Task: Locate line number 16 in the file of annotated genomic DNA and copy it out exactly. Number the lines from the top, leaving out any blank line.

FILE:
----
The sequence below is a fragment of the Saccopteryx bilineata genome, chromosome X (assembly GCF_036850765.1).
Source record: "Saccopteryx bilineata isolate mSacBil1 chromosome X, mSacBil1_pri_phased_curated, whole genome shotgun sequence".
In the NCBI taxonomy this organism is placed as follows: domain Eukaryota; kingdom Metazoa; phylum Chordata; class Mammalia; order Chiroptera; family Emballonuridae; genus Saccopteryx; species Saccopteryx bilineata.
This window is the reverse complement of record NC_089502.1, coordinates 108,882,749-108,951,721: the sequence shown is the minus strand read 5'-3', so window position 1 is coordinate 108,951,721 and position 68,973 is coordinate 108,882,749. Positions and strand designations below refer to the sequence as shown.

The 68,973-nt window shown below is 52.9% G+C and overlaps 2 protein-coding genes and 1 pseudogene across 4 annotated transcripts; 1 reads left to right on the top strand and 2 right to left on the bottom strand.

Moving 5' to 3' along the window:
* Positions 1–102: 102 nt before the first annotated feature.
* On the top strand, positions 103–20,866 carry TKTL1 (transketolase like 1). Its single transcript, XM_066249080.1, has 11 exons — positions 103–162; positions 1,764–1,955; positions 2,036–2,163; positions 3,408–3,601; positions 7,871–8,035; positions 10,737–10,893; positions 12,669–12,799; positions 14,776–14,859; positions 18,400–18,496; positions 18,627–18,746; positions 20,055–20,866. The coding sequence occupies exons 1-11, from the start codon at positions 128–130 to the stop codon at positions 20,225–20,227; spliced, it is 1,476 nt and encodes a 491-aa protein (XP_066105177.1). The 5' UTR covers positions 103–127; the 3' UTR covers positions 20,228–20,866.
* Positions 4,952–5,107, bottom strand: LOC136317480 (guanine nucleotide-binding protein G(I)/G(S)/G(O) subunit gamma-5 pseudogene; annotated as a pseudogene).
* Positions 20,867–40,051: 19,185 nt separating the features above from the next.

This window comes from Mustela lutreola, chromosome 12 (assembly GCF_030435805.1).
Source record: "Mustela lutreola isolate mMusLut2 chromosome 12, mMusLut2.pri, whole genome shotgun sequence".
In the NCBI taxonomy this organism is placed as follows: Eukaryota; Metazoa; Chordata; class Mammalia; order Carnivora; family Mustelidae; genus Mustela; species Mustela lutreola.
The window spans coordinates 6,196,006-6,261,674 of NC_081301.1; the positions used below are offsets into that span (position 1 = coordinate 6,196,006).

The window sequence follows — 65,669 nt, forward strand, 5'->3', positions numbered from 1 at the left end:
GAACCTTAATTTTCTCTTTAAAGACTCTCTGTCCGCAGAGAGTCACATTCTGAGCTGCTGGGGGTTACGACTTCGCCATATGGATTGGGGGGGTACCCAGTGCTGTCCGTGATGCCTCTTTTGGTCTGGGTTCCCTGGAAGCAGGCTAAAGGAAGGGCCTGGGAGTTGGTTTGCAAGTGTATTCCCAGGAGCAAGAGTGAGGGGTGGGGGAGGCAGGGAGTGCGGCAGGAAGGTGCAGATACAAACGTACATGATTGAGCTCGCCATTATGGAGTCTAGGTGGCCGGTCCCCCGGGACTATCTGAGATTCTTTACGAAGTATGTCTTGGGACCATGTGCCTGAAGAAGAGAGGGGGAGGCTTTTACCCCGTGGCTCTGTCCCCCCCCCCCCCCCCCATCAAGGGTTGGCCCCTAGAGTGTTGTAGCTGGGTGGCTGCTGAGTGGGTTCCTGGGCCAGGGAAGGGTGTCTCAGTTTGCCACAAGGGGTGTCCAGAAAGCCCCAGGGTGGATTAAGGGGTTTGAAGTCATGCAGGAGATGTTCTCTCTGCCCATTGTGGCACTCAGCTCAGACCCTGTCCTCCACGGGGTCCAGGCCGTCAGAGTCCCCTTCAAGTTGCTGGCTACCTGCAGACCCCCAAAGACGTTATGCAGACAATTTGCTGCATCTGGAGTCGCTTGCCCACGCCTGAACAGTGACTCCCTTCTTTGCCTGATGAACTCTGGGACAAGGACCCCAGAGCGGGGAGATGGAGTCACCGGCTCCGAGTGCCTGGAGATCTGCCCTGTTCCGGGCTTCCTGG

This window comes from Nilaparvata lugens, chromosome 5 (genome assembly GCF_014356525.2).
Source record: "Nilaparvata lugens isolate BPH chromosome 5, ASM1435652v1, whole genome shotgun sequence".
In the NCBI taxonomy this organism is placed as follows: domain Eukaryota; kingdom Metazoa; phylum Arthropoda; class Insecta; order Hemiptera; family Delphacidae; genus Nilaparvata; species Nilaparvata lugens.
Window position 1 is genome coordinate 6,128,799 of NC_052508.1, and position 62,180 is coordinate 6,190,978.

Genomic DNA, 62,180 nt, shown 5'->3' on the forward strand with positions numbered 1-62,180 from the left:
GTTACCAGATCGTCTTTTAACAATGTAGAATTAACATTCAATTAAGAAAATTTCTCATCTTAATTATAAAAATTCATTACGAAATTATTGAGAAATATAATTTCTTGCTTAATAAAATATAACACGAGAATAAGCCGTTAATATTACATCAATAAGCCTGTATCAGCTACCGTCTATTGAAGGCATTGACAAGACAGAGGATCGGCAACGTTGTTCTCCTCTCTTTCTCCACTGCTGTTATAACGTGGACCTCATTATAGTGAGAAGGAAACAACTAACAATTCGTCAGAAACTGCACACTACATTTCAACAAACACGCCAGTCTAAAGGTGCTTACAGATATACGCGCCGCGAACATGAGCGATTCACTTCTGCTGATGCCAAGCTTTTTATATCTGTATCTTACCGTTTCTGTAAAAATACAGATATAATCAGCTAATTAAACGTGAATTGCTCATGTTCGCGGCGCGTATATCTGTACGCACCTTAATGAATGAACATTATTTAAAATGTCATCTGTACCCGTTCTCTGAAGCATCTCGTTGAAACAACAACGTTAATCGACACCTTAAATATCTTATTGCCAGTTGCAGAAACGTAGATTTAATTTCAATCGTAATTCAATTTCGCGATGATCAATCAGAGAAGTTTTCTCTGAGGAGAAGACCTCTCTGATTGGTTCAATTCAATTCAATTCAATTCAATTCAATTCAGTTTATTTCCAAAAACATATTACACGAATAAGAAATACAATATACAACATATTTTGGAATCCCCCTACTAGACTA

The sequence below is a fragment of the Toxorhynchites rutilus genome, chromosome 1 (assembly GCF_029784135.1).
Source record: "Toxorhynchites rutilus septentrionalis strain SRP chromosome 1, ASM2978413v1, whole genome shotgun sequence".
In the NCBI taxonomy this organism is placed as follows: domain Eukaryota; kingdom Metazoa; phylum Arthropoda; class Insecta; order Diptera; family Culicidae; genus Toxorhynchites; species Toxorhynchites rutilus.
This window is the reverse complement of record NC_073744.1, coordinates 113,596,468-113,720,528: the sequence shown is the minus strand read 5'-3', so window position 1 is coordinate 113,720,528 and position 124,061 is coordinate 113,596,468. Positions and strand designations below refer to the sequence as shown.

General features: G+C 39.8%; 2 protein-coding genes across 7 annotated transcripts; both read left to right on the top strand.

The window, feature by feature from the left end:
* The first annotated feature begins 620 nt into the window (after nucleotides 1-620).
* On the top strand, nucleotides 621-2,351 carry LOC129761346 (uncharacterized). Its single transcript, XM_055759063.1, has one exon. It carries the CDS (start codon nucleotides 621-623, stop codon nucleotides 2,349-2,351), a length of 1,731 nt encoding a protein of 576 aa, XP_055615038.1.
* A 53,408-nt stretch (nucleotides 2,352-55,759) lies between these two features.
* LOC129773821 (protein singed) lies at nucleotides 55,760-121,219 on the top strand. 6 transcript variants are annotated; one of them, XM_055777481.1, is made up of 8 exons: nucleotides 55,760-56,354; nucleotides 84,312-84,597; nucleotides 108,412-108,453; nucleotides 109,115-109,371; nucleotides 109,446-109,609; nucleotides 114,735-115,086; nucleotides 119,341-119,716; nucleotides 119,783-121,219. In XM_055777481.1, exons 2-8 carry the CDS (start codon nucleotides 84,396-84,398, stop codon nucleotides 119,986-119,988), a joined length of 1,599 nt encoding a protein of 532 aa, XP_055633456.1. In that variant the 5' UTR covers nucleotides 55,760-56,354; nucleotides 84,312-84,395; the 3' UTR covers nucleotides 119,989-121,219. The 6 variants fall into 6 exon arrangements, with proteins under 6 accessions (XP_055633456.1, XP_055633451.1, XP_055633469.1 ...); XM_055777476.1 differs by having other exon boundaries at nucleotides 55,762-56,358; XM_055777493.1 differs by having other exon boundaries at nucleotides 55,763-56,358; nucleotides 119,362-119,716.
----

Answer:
GAACCTTAATTTTCTCTTTAAAGACTCTCTGTCCGCAGAGAGTCACATTCTGAGCTGCTGGGGGTTACGACTTCGCCATATGGATTGGGGGGGTACCCAGTGCTGTCCGTGATGCCTCTTTTGGTCTGGGTTCCCTGGAAGCAGGCTAAAGGAAGGGCCTGGGAGTTGGTTTGCAAGTGTATTCCCAGGAGCAAGAGTGAGGGGTGGGGGAGGCAGGGAGTGCGGCAGGAAGGTGCAGATACAAACGTACATGATTGAGCTCGCCATTATGGAGTCTAGGTGGCCGGTCCCCCGGGACTATCTGAGATTCTTTACGAAGTATGTCTTGGGACCATGTGCCTGAAGAAGAGAGGGGGAGGCTTTTACCCCGTGGCTCTGTCCCCCCCCCCCCCCCCCATCAAGGGTTGGCCCCTAGAGTGTTGTAGCTGGGTGGCTGCTGAGTGGGTTCCTGGGCCAGGGAAGGGTGTCTCAGTTTGCCACAAGGGGTGTCCAGAAAGCCCCAGGGTGGATTAAGGGGTTTGAAGTCATGCAGGAGATGTTCTCTCTGCCCATTGTGGCACTCAGCTCAGACCCTGTCCTCCACGGGGTCCAGGCCGTCAGAGTCCCCTTCAAGTTGCTGGCTACCTGCAGACCCCCAAAGACGTTATGCAGACAATTTGCTGCATCTGGAGTCGCTTGCCCACGCCTGAACAGTGACTCCCTTCTTTGCCTGATGAACTCTGGGACAAGGACCCCAGAGCGGGGAGATGGAGTCACCGGCTCCGAGTGCCTGGAGATCTGCCCTGTTCCGGGCTTCCTGG